Plans for extracting natural gas are piling up in southwest Wyoming. In addition to the drilling in the Upper Green River Basin, industry is targeting fully one-fourth of the federal land in the region that environmentalists call the Greater Red Desert.
The plans include two big coalbed
methane plays near Rawlins, and opening the gates to drilling on up
to 75 percent of the Jack Morrow Hills. More than 5,000 proposed
wells would come with a vast infrastructure of gas and water
pipelines, compressor stations, holding ponds, access roads and
“We’ve got some huge projects
coming down in the Greater Red Desert,” says Jeff Kessler,
conservation director of the Biodiversity Conservation Alliance in
Laramie. “And we’ve got a number of imperiled species
in the same areas.”
The Red Desert and its fringes
— more than 4 million acres of arid, sparsely populated
terrain — range from badlands to sand dunes, sagebrush, woody
draws, a few big creeks and seasonal streams. The land provides
important habitat for a desert elk herd, pronghorn, ferruginous
hawks, white-tailed prairie dogs, sage grouse, pygmy rabbits,
mountain plover, and other wildlife.
The region already
has an extensive gas field, around the town of Wamsutter, where
about 1,300 wells are being added to the approximately 1,300
already in place. The new projects, described in BLM environmental
impact statements (EISes), include:
Atlantic Rim: up to 3,880 coalbed methane wells
proposed on 250,000 acres, stretching from just south of Rawlins
nearly to the Colorado border. The BLM is working on a draft EIS,
and meanwhile, industry has drilled several dozen exploratory
Seminoe Road: 1,240
coalbed methane wells proposed over 30-40 years on 137,000 acres
northeast of Rawlins; the BLM is working on a draft
Desolation Flats: 385 gas
wells proposed on 232,000 acres about 20 miles south of Wamsutter;
the BLM is evaluating public comment on a draft EIS that was
published in April.
Basin: up to 56 gas wells on 85,550 acres southwest of
Bitter Creek. After several years of wrangling with Kessler’s
group, the BLM adjusted its environmental assessment last summer,
and drilling is proceeding.
Hills: The BLM published a supplemental draft EIS in
February, calling for 434,000 acres to be open for development and
protecting 142,000 acres. The hills have about 150 wells already,
and the EIS allows 205 new gas wells and 50 exploratory coalbed
methane wells over the next 20 years.
Morrow Hills proposal is the best-known and most controversial. The
BLM’s original draft EIS, which came out in 2000, allowed up
to 125 new wells, but when public comments went against it,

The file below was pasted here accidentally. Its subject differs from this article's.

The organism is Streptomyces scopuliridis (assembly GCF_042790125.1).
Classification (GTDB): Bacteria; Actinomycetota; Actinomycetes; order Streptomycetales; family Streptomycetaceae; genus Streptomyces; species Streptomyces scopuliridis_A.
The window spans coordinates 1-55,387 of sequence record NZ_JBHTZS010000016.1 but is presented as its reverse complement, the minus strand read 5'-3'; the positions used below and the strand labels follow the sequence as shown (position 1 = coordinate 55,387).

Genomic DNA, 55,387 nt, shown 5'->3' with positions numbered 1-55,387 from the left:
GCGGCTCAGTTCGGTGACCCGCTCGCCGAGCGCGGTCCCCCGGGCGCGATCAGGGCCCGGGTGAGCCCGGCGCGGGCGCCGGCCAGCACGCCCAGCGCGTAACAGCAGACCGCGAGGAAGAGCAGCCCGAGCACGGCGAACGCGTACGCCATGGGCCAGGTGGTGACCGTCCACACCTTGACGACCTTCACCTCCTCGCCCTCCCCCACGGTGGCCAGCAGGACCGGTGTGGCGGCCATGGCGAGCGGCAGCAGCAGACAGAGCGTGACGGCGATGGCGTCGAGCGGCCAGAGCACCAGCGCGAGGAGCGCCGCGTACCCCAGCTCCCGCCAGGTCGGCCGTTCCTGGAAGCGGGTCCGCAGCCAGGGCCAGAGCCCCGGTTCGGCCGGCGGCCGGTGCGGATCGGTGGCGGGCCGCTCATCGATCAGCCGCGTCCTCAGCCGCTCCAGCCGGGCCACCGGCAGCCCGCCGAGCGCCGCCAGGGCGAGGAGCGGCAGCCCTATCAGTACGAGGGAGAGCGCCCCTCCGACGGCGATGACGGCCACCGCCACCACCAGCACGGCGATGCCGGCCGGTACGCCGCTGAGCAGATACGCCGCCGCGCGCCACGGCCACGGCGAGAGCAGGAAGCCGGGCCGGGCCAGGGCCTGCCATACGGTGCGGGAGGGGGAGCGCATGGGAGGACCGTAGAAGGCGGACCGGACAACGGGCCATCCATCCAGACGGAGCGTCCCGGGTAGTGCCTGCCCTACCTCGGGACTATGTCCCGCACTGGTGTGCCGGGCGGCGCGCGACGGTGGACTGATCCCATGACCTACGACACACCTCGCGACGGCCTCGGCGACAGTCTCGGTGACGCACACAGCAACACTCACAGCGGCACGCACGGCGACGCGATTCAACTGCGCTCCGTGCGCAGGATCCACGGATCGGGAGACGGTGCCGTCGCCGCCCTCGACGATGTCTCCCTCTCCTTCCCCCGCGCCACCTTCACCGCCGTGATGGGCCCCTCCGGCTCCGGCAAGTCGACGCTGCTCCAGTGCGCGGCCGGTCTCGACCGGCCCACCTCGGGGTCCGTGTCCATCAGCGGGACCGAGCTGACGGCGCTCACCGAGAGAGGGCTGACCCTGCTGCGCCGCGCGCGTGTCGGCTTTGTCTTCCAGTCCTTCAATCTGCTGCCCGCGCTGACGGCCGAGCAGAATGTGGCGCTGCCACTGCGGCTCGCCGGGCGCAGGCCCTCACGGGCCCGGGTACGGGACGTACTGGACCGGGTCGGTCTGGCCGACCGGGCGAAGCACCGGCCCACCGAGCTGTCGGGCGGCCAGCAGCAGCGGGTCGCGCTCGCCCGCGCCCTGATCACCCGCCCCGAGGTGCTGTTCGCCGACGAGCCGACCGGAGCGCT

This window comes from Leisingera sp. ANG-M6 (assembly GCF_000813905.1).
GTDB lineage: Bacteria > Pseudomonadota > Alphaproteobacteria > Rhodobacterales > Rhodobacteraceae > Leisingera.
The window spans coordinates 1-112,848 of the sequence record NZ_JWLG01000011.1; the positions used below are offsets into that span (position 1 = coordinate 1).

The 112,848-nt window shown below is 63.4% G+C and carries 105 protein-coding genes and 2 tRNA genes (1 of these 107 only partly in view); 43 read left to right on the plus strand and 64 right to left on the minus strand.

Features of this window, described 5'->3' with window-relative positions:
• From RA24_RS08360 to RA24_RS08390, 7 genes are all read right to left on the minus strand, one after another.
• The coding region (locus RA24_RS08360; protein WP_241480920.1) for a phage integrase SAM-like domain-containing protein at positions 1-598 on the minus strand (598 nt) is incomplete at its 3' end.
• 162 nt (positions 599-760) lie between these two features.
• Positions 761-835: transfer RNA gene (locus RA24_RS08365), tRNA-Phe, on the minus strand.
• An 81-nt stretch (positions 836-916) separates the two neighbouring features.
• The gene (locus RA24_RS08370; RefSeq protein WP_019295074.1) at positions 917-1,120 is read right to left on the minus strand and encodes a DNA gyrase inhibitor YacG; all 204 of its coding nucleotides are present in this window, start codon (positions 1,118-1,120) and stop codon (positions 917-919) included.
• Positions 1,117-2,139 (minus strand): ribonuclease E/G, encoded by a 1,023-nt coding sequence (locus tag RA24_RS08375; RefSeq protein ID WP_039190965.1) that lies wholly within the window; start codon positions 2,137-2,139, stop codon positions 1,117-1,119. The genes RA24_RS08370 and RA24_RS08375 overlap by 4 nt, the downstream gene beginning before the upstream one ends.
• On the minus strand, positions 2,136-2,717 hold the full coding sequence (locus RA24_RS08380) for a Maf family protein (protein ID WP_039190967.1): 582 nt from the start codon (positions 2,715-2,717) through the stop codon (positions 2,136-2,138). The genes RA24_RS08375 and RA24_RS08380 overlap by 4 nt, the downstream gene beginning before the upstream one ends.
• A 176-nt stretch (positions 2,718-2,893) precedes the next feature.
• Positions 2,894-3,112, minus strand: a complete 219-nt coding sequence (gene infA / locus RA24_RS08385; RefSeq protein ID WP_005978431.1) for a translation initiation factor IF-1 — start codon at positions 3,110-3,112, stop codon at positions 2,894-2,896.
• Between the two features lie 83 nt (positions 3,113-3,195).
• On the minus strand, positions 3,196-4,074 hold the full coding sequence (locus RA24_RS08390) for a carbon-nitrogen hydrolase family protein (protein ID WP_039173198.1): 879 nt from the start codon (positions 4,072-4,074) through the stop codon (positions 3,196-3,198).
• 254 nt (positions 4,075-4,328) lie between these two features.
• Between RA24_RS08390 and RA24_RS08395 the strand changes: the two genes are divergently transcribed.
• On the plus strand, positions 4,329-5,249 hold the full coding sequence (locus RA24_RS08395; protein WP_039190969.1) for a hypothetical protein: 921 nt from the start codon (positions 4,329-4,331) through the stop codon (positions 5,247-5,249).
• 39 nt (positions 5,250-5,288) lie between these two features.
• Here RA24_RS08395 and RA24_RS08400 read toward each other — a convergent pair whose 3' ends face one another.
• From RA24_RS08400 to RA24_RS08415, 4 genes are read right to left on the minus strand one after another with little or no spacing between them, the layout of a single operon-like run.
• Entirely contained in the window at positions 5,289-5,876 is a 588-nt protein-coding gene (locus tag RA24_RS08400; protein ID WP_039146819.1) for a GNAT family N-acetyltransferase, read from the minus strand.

then-Secretary of Interior Bruce Babbitt ordered the BLM to do the
supplemental EIS, and to have the preferred alternative emphasize
conservation. With the Bush administration in charge now, the
preferred alternative is not noticeably conservation-oriented. The
BLM rejected protecting more than 100,000 additional acres that
environmentalists have identified as wilderness. Now the agency is
evaluating more than 60,000 comments on the new EIS, most of which
likely oppose development.
Gov. Dave Freudenthal, who
toured the Jack Morrow Hills in June, told the BLM that
“cumulative effects on the elk and deer that could arise from
(development) could prove to be disastrous for these two
species.” The governor wants more emphasis on protecting
wildlife, including pronghorn, as well as buyouts or exchanges of
mineral rights to keep some sensitive areas from being
The proposals covered by the current EIS
processes are a year or more from hitting the ground, says Clare
Miller, assistant field manager for minerals and lands in the
BLM’s Rawlins office. “We’re going cautiously.
We’re not allowing a lot to happen on the public land until
we’ve fully studied the impacts,” he says.
the environmental groups involved — including the Wyoming
Outdoor Council, Greater Yellowstone Coalition, Natural Resources
Defense Council, and Wilderness Support Center — say there is
ample reason to be worried.
“We can estimate the
impacts,” says Kessler, “but what is not quantifiable
in any way is that this landscape is going to be industrialized.
How do you measure that? We’re changing the character of
these places forever. That’s what the BLM is not admitting.
The folks who live in Wyoming because of what Wyoming is —
open spaces, wildlife — may wake up one day and realize,
‘Damn, it’s gone.’ ”